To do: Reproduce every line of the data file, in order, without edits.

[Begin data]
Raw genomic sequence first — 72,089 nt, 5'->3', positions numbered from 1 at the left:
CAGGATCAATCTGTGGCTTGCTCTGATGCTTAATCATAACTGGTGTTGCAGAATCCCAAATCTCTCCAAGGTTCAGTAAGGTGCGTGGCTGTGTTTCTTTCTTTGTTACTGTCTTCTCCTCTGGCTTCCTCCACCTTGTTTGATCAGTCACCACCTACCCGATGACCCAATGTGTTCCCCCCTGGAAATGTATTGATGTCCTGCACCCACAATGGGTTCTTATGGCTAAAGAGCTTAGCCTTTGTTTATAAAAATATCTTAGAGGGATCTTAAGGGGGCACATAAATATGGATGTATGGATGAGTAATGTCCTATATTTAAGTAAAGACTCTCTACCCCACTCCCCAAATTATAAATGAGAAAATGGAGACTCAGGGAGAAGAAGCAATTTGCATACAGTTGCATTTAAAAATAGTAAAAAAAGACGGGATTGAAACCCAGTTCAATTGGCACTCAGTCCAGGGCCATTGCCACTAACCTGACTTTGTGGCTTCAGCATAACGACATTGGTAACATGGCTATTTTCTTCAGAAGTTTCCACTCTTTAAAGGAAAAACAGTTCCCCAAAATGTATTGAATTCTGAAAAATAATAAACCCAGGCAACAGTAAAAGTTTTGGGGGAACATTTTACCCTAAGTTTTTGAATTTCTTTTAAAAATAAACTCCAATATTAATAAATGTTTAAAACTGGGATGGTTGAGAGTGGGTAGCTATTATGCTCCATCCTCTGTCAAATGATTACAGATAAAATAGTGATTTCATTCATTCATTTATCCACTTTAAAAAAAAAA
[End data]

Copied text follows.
Raw genomic sequence first — 72,089 nt, 5'->3', positions numbered from 1 at the left:
CAGGATCAATCTGTGGCTTGCTCTGATGCTTAATCATAACTGGTGTTGCAGAATCCCAAATCTCTCCAAGGTTCAGTAAGGTGCGTGGCTGTGTTTCTTTCTTTGTTACTGTCTTCTCCTCTGGCTTCCTCCACCTTGTTTGATCAGTCACCACCTACCCGATGACCCAATGTGTTCCCCCCTGGAAATGTATTGATGTCCTGCACCCACAATGGGTTCTTATGGCTAAAGAGCTTAGCCTTTGTTTATAAAAATATCTTAGAGGGATCTTAAGGGGGCACATAAATATGGATGTATGGATGAGTAATGTCCTATATTTAAGTAAAGACTCTCTACCCCACTCCCCAAATTATAAATGAGAAAATGGAGACTCAGGGAGAAGAAGCAATTTGCATACAGTTGCATTTAAAAATAGTAAAAAAAGACGGGATTGAAACCCAGTTCAATTGGCACTCAGTCCAGGGCCATTGCCACTAACCTGACTTTGTGGCTTCAGCATAACGACATTGGTAACATGGCTATTTTCTTCAGAAGTTTCCACTCTTTAAAGGAAAAACAGTTCCCCAAAATGTATTGAATTCTGAAAAATAATAAACCCAGGCAACAGTAAAAGTTTTGGGGGAACATTTTACCCTAAGTTTTTGAATTTCTTTTAAAAATAAACTCCAATATTAATAAATGTTTAAAACTGGGATGGTTGAGAGTGGGTAGCTATTATGCTCCATCCTCTGTCAAATGATTACAGATAAAATAGTGATTTCATTCATTCATTTATCCACTTTAAAAAAAAAA